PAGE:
Looking Back to Lead Forward


For a number of years I’ve written an Ode to the New Year replaying events of the past year. But this year felt different. As I make my way in to the New Year I’m just not inspired to write my annual ode, instead I feel compelled to revisit some of the moments that reminded me learning never ends. If I stop learning, I stop leading. Leadership and learning go hand-in-hand.

During 2022 I was able to create and grow Benedictine University’s women’s leadership program I also started working more closely with our university development team sharing new and exciting ideas. Through volunteer work, I recognized how much little things we do can have such a big impact. And most recently, being asked and stepping in to serve my community reminded me about the importance of commitment to community through action. Leadership played a role in all of these experiences. I learned how I lead continues to evolve. Here are some of my take-aways from 2022.

Recognize the role of self-doubt. No matter how old I get, there are still moments of self-doubt. At this point in my life I know who I am, but sometimes I question if I can do a project as well as I think I can. The minute I let self-doubt sneak in too far, I start questioning everything. My vision becomes distorted, and I’m stuck. However, self-doubt can serve as a great tool if my ego is pushing too hard. Am I biting off more than I can chew because of perceived accolades?   In order to keep self-doubt in check I’ve learned to stop and listen to what self-doubt has to say. Why it feels the need to show up now? I look for the happy medium. I make sure my ego isn’t creating unrealistic outcomes, while acknowledging I’m capable of developing and delivering a quality project. If I give self-doubt too much room, it can sabotage my potential.  Conversely, if I ignore self-doubt and let ego take the lead, I may find myself in a position that doesn’t serve anyone well because it’s more about me versus we.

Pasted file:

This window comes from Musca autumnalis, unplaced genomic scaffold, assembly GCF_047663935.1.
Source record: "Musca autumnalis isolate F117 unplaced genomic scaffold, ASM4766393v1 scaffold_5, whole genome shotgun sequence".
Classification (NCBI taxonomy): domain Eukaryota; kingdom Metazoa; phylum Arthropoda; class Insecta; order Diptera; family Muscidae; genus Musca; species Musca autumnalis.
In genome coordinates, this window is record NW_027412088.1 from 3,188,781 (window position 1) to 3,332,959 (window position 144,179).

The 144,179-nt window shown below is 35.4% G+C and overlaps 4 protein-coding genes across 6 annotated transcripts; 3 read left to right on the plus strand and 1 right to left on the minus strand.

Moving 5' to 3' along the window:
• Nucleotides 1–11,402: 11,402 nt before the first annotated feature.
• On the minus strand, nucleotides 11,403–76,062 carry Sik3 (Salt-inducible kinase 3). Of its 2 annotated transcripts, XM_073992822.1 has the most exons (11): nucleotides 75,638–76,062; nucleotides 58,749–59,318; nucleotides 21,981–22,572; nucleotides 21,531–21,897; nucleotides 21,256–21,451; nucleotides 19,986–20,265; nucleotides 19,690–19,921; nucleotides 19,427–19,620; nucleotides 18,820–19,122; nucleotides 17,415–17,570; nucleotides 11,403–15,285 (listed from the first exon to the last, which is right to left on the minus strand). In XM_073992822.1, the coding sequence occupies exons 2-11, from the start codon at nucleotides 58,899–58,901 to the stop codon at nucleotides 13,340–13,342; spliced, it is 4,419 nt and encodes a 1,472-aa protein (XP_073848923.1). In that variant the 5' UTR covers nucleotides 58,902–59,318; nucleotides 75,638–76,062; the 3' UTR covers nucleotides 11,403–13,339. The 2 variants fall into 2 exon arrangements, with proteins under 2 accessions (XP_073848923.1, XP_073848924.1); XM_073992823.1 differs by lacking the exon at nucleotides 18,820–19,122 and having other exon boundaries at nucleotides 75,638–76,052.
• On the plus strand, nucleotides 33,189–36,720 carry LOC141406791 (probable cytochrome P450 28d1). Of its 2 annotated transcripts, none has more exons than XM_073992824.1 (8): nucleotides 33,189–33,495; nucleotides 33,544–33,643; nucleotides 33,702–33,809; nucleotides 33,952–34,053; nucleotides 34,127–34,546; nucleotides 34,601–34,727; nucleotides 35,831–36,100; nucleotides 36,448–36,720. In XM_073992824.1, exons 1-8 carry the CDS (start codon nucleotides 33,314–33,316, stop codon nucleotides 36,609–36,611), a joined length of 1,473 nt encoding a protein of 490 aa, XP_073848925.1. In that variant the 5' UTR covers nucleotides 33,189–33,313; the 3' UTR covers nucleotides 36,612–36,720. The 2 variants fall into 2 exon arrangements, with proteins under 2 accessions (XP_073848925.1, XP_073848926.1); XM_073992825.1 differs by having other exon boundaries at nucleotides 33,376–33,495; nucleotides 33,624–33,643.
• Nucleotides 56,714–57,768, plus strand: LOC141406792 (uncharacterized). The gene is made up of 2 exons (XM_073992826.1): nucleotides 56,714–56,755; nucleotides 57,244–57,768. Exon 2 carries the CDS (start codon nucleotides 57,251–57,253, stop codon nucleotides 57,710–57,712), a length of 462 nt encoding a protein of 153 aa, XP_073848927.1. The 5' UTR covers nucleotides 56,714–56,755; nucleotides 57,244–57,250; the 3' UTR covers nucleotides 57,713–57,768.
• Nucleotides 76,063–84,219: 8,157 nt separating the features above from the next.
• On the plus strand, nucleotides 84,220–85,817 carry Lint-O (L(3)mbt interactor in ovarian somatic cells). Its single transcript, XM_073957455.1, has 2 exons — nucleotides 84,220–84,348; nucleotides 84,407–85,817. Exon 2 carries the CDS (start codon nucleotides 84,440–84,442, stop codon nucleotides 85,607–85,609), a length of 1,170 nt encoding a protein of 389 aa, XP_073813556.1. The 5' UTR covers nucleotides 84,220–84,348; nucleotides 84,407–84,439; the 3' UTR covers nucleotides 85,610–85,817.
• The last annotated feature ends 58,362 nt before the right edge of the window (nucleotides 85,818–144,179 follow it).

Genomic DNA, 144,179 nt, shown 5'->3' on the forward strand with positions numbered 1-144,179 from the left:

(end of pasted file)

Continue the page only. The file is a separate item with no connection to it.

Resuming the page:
Listen to learn. One area I really focused on last year was conscious listening. I thought I was doing a pretty good job until my granddaughter caught me in the listening to speak act! We were playing a game and I was clearly not listening as well as I thought when my granddaughter said, “Vavoa (Portuguese for grandmother) you’re not listening to me!” For a six-year-old to recognize I was not truly listening got my attention. I asked, “Why do you think I wasn’t listening?”  She responded with the best answer ever, “Because I can just tell.” Yikes! How many times have my colleagues or teammates had that thought? They can just tell. Be it body language, my vague response, did they know when I wasn’t fully engaged? Since that moment, when someone is talking to me I make sure I’m in, 100%. If you’re half-listening others will be able to “just tell”. If that’s what team members walk away with, trust and success fly out the window. I stay committed to better listening because I know that listening well speaks volumes.